Germany's football league insisted Monday the mass testing of players and backroom staff was "providing protection" after 10 cases of coronavirus across the top two divisions raised questions about its plans to resume matches this month.
On Monday, the German Football League (DFL) reported that out of 1,724 tests, 10 had returned a positive result, three of which are already known to involve Bundesliga side Cologne.
"The tests carried out over the past few days have fulfilled their purpose of providing additional safety and thus protecting players as best as possible from infection during team training or matches," the DFL said in a statement.
The positive results, around 0.5 percent of the total, all came from the first batch of tests as the German league prepares to restart matches from the weekend of May 16 in empty stadiums and with strict hygiene measures.
The league's plans to become the first major European football competition to restart since the season was halted in mid-March hinge on the regular testing of players.
The DFL did not specify which clubs the positive tests came from, but the individuals concerned have immediately been quarantined and the local health authorities informed.
- Decision due Wednesday -
The news of the positive tests comes as the league is hoping to get the green light to resume from Chancellor Angela Merkel's federal government on Wednesday.
According to the regulations in force in Germany, anyone who has been in contact with a positive case of coronavirus must observe a 14-day isolation period.
Horst Seehofer, Germany's interior minister who has responsibility for sport, has said he supports the plans for Bundesliga teams to finish its interrupted season.
However, on Monday Seehofer's ministry football would not be allowed to deviate from the rules for the wider population.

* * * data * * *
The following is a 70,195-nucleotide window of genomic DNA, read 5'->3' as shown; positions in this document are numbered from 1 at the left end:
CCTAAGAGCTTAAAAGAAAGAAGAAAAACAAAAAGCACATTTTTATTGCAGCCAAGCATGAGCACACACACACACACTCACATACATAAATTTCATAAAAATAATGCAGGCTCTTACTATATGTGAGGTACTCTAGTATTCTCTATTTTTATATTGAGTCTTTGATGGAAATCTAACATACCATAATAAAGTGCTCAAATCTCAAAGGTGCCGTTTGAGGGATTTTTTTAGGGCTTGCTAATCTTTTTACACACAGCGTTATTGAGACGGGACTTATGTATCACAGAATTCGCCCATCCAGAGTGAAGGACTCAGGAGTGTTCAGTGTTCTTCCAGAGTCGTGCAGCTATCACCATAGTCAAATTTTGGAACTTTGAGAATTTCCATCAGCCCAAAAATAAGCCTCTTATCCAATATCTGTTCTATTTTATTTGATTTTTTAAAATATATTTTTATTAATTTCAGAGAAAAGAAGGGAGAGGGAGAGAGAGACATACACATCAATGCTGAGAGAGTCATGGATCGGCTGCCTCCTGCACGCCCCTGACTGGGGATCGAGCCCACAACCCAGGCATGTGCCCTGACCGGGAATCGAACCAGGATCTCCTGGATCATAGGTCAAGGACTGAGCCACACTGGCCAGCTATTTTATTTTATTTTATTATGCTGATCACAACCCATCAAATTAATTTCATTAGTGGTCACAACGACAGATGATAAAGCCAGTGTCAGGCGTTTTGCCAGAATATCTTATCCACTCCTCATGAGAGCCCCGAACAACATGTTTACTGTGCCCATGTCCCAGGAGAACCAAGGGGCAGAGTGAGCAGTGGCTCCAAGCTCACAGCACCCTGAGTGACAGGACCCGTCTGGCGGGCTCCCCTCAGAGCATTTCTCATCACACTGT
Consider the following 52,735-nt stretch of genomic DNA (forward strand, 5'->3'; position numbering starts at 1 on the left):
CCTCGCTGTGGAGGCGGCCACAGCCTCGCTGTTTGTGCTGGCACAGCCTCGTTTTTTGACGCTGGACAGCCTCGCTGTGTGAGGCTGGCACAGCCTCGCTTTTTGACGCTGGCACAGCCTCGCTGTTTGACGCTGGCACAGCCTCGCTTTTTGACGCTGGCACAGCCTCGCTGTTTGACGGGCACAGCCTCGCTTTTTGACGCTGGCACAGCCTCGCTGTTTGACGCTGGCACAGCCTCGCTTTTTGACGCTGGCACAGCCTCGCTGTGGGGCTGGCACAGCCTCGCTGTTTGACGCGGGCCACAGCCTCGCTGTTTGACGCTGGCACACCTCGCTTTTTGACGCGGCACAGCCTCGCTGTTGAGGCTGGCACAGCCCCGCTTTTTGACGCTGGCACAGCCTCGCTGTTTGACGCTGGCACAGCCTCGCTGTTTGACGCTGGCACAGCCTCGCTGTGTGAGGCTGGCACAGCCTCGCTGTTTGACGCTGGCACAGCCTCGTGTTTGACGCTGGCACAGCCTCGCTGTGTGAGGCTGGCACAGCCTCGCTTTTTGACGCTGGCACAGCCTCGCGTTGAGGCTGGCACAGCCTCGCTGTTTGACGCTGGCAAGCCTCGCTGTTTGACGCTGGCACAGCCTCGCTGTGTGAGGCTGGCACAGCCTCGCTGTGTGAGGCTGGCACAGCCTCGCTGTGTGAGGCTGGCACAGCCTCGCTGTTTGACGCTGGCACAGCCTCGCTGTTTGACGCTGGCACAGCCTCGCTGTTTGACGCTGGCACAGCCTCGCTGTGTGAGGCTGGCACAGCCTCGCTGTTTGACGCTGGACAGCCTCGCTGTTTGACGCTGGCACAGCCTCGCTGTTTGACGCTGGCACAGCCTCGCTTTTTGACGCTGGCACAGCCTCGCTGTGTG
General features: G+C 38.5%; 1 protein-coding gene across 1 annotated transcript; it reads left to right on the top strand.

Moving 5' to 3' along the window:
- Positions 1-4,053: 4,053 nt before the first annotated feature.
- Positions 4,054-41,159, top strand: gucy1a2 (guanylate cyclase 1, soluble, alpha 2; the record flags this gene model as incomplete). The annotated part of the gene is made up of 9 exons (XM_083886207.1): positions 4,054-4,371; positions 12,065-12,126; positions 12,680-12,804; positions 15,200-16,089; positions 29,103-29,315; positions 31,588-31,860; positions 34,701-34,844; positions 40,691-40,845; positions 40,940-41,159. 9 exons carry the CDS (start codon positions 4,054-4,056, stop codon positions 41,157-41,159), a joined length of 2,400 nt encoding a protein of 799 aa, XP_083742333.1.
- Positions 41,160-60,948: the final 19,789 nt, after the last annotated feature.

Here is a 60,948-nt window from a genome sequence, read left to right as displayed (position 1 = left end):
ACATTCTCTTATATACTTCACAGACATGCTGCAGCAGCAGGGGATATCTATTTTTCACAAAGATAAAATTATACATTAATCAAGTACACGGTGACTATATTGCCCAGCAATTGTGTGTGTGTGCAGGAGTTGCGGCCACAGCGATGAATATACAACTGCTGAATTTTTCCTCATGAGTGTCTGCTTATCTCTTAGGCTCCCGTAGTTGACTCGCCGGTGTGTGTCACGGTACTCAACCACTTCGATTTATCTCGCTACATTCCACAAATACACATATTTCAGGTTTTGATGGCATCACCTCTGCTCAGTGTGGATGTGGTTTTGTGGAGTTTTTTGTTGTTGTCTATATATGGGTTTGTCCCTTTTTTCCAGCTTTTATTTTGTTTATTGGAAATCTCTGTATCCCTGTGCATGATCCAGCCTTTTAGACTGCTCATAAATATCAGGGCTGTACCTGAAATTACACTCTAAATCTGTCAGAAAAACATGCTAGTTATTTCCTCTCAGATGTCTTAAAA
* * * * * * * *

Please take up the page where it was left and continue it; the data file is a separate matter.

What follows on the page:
"Horst Seehofer stands by what he said -- anyone who has been in direct contact with a person who has tested positive must be quarantined for 14 days," interior ministry spokesman Steve Alter said.
"This is a principle that applies to the whole population and there is no reason why it should be any different for professional footballers."
The league's plans to resume state that clubs are able to continue training even if a squad member or coach tests positive for the coronavirus and is quarantined.
Germany's top clubs are desperate for the season to be completed by June 30 in order to claim a 300 million euros ($325 million) instalment of money due from the league's television contract.
Thirteen of the 36 clubs in the top two leagues are reportedly under severe financial pressure due to the pandemic.
Some politicians also want league games switched from pay-per-view broadcaster Sky to state channels to encourage fans to stay at home and not gather to watch matches in public places which have a subscription.
RB Leipzig, who were third in the table behind leaders Bayern Munich when the league halted, are planning to keep their squad in semi-quarantine on their training grounds should games resume.
They will "possibly spend the night here as well. This is still being discussed," Leipzig's German international defender Marcel Halstenberg told broadcaster MDR.
- Kalou suspended -
Not all players are following the strict hygiene measures.
In a video he posted to Facebook on Monday, former Chelsea striker Salomon Kalou greeted Hertha Berlin team-mates and staff with handshakes, breaking guidelines to avoid contact and earning the league's wrath.
"The pictures of Salomon Kalou from the Hertha dressing room are absolutely unacceptable," the DFL said.
Hertha said they have suspended Kalou, who apologised for the incident, from training and playing "with immediate effect".
The German league is aware that its plans are under scrutiny.
Anja Stahmann, chairwoman of German's state ministers for sport, called for "the greatest possible transparency" from the DFL.
She also added fuel to the debate about whether the league should resume.
"In public, people are rightly saying - 'why should football resume behind locked doors yet religious services are still banned?'," the Bremen-based politician told Deutschlandfunk radio.
"Why are the playgrounds closed, but millionaires are allowed to play football?"